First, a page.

Make the filling. In a mixing bowl, beat 1 egg with the mozzarella, spinach, scallions, cayenne, nutmeg and lemon zest and season well with salt and pepper. Divide the mixture into 4 equal portions and place 1 in the center of each bread boat, leaving 1 inch clear at the edges. Pick up the clear edges of dough and tuck them inward to secure the filling. Beat 1 of the remaining eggs and brush any exposed pastry dough with this egg wash. Bake for 15–17 minutes, remove from oven and carefully crack 1 egg into the center of each boat. Bake for 6–8 minutes more or until the egg whites are opaque.


I can’t lie, the first time I was presented with duck eggs I was rather dubious about how they would taste and was worried I wouldn’t like them. Now? I am absolutely addicted in a where-have-you-been-all-my-life kind of way. They are so delicious and make the best scrambled eggs you’ll ever eat. Their rich and creamy character allows them to hold their own against spices—even better than ordinary hens’ eggs do. This is a great breakfast or brunch dish, but in my culture, it’s very common to eat eggs for a light but totally fabulous evening meal. SERVES 4

1 teaspoon cumin seeds

1 teaspoon coriander seeds

vegetable oil, for frying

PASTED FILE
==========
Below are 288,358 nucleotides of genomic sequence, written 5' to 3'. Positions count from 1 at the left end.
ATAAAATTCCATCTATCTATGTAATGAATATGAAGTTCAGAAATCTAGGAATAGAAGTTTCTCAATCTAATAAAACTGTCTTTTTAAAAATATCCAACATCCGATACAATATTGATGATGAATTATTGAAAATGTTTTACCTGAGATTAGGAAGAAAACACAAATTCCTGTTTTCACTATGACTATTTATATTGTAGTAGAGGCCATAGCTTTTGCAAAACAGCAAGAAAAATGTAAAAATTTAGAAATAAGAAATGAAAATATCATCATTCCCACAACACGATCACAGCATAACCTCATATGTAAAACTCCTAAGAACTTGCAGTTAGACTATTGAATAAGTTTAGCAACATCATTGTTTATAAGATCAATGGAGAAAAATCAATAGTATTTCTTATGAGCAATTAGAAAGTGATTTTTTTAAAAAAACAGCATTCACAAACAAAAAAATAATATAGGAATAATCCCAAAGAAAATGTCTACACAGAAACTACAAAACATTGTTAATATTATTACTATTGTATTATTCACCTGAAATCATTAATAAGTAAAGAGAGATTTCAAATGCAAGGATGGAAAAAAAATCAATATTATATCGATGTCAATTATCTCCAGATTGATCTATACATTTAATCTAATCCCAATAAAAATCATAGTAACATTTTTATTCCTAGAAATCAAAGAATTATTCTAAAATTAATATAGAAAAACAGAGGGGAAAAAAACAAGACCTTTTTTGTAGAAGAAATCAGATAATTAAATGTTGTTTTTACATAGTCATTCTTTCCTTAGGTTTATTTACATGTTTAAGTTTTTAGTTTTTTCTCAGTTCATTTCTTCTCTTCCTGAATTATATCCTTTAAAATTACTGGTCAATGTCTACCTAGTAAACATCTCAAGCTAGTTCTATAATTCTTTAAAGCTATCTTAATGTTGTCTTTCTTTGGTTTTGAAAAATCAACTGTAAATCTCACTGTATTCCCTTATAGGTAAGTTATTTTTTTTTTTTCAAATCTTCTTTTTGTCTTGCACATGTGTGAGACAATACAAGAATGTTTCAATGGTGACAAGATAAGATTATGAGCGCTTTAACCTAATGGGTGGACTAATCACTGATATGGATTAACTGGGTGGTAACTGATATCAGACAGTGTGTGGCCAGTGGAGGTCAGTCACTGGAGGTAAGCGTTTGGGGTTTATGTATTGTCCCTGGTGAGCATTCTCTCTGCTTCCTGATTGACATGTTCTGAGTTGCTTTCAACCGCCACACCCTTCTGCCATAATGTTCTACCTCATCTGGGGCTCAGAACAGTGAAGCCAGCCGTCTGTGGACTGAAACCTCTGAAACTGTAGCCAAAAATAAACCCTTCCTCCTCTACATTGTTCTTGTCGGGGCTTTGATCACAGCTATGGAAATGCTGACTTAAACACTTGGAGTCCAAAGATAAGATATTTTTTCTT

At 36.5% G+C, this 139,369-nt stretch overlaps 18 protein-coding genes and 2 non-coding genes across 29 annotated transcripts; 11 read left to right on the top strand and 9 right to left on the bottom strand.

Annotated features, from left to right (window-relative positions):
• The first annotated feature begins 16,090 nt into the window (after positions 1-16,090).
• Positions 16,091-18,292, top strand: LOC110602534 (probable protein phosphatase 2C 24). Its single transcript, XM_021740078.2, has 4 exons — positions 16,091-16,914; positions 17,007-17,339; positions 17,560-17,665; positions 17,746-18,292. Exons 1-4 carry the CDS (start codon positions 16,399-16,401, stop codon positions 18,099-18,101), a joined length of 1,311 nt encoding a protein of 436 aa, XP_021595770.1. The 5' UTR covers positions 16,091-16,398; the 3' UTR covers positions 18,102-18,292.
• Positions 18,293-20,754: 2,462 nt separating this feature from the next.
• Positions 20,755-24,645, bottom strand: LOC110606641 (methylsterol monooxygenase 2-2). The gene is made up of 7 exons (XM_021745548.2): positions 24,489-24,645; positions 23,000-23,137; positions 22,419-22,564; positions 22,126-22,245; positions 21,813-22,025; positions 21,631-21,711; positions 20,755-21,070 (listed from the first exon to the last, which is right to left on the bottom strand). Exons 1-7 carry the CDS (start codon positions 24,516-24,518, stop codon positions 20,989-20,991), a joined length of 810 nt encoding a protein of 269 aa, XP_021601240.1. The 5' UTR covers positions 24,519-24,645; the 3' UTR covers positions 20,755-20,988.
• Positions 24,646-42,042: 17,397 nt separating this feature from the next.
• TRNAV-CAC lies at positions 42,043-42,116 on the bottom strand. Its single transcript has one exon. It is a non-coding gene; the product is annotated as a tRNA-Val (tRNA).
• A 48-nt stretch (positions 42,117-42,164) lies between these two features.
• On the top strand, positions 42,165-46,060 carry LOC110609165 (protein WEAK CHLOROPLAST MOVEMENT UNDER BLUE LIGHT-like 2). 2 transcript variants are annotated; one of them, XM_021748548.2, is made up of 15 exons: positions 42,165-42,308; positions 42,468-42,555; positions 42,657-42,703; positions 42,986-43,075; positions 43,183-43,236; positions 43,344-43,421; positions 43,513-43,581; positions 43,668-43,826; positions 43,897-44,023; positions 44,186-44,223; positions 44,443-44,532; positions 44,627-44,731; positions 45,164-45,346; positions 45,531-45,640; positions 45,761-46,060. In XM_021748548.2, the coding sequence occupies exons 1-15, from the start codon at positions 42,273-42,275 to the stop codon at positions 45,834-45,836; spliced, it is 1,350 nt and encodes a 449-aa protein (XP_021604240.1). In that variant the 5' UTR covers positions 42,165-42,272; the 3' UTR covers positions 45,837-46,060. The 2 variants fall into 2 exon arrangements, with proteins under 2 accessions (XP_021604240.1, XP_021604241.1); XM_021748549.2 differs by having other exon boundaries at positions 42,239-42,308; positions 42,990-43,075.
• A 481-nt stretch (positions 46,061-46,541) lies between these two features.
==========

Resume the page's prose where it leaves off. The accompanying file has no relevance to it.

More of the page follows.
handful of fresh curry leaves (8 or so)

1 long red chile, thinly sliced and finely chopped (deseed, if you prefer)

1 large garlic clove, crushed

½ teaspoon turmeric

1 bunch of scallions, thinly sliced from root to tip

2 tablespoons salted butter

6 duck eggs, beaten

flaky sea salt and freshly ground black pepper

zest of 1 unwaxed lime

½ small package (about ½ ounce) of fresh cilantro, finely chopped

Heat a large skillet over medium-high heat and toast the cumin and coriander seeds for a few minutes, stirring to prevent burning. Remove the toasted seeds from the pan and grind them to a powder using a mortar and pestle.

Drizzle some oil into the same pan, add the curry leaves and, once they start to make popping noises, add the chile and garlic, followed by the cumin and coriander powder and the turmeric. Stir well. Add the scallions and butter, swiftly followed by the beaten duck eggs. Using a wooden spoon, scramble the duck eggs by stirring quickly to prevent sticking. Add a generous seasoning of salt and pepper, the lime zest and cilantro and remove from heat immediately. Stir and serve, ideally with some warm flatbread or even simple flour tortillas. I also love chili sauce or mango chutney with this dish.


with Tahini Dressing

For me, avocado is one of those food-of-the-gods kind of things. I can eat it for breakfast, lunch or dinner and am happy to have it with something, in something or just by itself. So it’s a total bonus that avocado is actually good for you! However, I do find that on its own, avocado needs a little help: a pinch of salt, a squeeze of lemon and, as I discovered one day by accident, some tahini dressing—a match made in heaven. SERVES 2–4

2 large ripe avocados

2 tablespoons garlic oil

3 scallions, thinly sliced from root to tip

1 long red chile, seeded and finely chopped

½ small package (about ½ ounce) of cilantro, finely chopped

1 teaspoon ground coriander

4 slices of sourdough or bread of your choice

extra virgin olive oil, for drizzling

flaky sea salt and freshly ground black pepper